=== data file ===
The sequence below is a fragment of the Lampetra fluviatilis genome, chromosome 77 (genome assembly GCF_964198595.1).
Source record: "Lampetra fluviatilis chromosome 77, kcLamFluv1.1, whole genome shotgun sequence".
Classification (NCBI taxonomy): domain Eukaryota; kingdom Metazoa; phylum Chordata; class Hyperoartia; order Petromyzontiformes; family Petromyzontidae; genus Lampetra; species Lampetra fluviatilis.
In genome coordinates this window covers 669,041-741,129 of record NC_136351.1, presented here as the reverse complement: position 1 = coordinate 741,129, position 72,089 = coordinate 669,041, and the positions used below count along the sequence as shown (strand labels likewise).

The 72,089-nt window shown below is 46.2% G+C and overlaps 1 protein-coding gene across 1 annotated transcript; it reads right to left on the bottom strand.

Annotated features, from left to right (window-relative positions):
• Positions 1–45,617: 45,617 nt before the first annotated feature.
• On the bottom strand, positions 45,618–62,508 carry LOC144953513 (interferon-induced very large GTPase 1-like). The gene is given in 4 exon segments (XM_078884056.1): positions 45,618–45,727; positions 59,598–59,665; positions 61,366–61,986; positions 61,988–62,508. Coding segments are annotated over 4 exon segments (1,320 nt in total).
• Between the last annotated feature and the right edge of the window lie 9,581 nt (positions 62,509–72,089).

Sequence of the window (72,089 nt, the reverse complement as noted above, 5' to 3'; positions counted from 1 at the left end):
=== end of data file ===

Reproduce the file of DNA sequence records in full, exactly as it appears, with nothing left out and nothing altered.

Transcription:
The sequence below is a fragment of the Lampetra fluviatilis genome, chromosome 77 (genome assembly GCF_964198595.1).
Source record: "Lampetra fluviatilis chromosome 77, kcLamFluv1.1, whole genome shotgun sequence".
Classification (NCBI taxonomy): domain Eukaryota; kingdom Metazoa; phylum Chordata; class Hyperoartia; order Petromyzontiformes; family Petromyzontidae; genus Lampetra; species Lampetra fluviatilis.
In genome coordinates this window covers 669,041-741,129 of record NC_136351.1, presented here as the reverse complement: position 1 = coordinate 741,129, position 72,089 = coordinate 669,041, and the positions used below count along the sequence as shown (strand labels likewise).

The 72,089-nt window shown below is 46.2% G+C and overlaps 1 protein-coding gene across 1 annotated transcript; it reads right to left on the bottom strand.

Annotated features, from left to right (window-relative positions):
• Positions 1–45,617: 45,617 nt before the first annotated feature.
• On the bottom strand, positions 45,618–62,508 carry LOC144953513 (interferon-induced very large GTPase 1-like). The gene is given in 4 exon segments (XM_078884056.1): positions 45,618–45,727; positions 59,598–59,665; positions 61,366–61,986; positions 61,988–62,508. Coding segments are annotated over 4 exon segments (1,320 nt in total).
• Between the last annotated feature and the right edge of the window lie 9,581 nt (positions 62,509–72,089).

Sequence of the window (72,089 nt, the reverse complement as noted above, 5' to 3'; positions counted from 1 at the left end):